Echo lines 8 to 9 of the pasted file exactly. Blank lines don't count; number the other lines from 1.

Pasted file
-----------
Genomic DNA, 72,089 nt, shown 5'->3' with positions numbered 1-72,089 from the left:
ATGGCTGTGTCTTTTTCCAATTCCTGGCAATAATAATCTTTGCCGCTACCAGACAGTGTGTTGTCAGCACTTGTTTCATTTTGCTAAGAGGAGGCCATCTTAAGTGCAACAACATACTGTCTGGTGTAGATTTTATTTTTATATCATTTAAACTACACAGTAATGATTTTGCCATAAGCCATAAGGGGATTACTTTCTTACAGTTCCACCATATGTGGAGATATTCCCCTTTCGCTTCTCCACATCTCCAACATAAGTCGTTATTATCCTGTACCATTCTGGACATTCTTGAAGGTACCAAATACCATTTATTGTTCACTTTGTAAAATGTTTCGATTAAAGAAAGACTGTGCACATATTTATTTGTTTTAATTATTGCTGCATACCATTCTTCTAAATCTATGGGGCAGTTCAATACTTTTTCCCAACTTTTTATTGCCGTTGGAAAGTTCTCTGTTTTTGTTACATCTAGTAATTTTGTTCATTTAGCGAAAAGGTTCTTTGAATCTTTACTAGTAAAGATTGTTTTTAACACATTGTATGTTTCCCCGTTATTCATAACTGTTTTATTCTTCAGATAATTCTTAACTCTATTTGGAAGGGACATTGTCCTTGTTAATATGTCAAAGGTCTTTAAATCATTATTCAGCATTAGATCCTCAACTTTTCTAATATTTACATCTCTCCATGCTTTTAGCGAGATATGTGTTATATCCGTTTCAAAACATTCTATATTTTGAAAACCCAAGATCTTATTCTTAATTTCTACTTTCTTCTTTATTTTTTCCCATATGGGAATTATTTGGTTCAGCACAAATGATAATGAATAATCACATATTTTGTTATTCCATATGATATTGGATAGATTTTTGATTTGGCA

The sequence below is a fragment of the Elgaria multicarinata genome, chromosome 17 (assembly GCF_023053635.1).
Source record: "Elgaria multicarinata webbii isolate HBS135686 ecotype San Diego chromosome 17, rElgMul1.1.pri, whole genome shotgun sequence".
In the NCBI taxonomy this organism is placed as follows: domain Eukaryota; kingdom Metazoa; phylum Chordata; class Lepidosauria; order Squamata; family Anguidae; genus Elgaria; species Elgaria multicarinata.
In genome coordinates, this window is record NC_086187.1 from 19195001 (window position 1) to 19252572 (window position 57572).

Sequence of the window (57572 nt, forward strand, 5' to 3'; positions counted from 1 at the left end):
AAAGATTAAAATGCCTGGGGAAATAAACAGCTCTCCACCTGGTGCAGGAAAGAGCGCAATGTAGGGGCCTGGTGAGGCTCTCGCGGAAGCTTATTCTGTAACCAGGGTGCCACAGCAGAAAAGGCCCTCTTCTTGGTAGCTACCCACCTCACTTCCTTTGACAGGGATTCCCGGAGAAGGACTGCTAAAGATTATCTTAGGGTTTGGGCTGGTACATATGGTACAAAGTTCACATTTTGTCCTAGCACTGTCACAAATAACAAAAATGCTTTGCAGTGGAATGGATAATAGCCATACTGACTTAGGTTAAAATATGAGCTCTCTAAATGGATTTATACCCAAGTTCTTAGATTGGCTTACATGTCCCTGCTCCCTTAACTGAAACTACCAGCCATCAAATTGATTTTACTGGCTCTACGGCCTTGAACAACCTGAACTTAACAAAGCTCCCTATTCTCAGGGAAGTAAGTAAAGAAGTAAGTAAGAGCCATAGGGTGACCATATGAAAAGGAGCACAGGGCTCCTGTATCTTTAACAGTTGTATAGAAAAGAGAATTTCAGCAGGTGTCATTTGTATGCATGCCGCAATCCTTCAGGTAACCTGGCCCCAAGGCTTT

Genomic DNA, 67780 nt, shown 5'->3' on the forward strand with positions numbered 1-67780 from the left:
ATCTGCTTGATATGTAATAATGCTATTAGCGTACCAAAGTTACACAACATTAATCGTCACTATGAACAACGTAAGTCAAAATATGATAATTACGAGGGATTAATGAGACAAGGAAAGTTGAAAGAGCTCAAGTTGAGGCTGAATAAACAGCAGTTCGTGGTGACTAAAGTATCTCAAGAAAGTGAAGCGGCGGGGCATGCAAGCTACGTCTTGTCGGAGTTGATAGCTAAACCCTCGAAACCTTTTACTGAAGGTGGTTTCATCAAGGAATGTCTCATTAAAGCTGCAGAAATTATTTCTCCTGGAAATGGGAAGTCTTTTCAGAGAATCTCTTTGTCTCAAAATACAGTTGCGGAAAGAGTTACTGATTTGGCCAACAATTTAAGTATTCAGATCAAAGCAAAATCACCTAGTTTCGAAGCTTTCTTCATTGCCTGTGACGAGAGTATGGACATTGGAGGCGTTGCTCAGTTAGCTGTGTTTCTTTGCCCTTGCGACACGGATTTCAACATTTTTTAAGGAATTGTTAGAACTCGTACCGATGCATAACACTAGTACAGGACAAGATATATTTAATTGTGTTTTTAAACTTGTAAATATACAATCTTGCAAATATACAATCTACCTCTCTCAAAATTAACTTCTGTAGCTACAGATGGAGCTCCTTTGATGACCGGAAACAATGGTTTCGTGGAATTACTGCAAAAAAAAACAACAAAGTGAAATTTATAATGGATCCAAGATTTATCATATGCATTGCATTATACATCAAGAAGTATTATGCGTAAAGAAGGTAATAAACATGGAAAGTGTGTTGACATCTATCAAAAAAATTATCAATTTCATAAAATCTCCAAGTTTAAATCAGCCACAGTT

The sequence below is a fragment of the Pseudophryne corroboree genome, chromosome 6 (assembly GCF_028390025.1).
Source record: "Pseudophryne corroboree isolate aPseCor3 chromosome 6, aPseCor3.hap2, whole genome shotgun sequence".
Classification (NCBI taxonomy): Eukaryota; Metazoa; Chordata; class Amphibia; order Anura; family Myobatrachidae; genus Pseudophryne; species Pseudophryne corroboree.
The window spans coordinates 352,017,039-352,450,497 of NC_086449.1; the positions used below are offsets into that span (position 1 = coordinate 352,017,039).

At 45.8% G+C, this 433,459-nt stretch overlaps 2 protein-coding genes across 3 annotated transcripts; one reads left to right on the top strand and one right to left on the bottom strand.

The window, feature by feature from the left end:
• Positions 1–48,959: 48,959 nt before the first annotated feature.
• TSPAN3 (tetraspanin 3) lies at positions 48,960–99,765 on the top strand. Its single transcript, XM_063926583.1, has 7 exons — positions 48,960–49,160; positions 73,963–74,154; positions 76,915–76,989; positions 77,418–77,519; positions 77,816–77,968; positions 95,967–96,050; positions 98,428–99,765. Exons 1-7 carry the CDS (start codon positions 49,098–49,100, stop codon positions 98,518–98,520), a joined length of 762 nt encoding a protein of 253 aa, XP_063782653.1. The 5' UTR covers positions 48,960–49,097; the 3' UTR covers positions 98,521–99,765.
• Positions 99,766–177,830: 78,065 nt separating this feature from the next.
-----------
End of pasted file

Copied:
AAAGATTAAAATGCCTGGGGAAATAAACAGCTCTCCACCTGGTGCAGGAAAGAGCGCAATGTAGGGGCCTGGTGAGGCTCTCGCGGAAGCTTATTCTGTAACCAGGGTGCCACAGCAGAAAAGGCCCTCTTCTTGGTAGCTACCCACCTCACTTCCTTTGACAGGGATTCCCGGAGAAGGACTGCTAAAGATTATCTTAGGGTTTGGGCTGGTACATATGGTACAAAGTTCACATTTTGTCCTAGCACTGTCACAAATAACAAAAATGCTTTGCAGTGGAATGGATAATAGCCATACTGACTTAGGTTAAAATATGAGCTCTCTAAATGGATTTATACCCAAGTTCTTAGATTGGCTTACATGTCCCTGCTCCCTTAACTGAAACTACCAGCCATCAAATTGATTTTACTGGCTCTACGGCCTTGAACAACCTGAACTTAACAAAGCTCCCTATTCTCAGGGAAGTAAGTAAAGAAGTAAGTAAGAGCCATAGGGTGACCATATGAAAAGGAGCACAGGGCTCCTGTATCTTTAACAGTTGTATAGAAAAGAGAATTTCAGCAGGTGTCATTTGTATGCATGCCGCAATCCTTCAGGTAACCTGGCCCCAAGGCTTT

Genomic DNA, 67780 nt, shown 5'->3' on the forward strand with positions numbered 1-67780 from the left: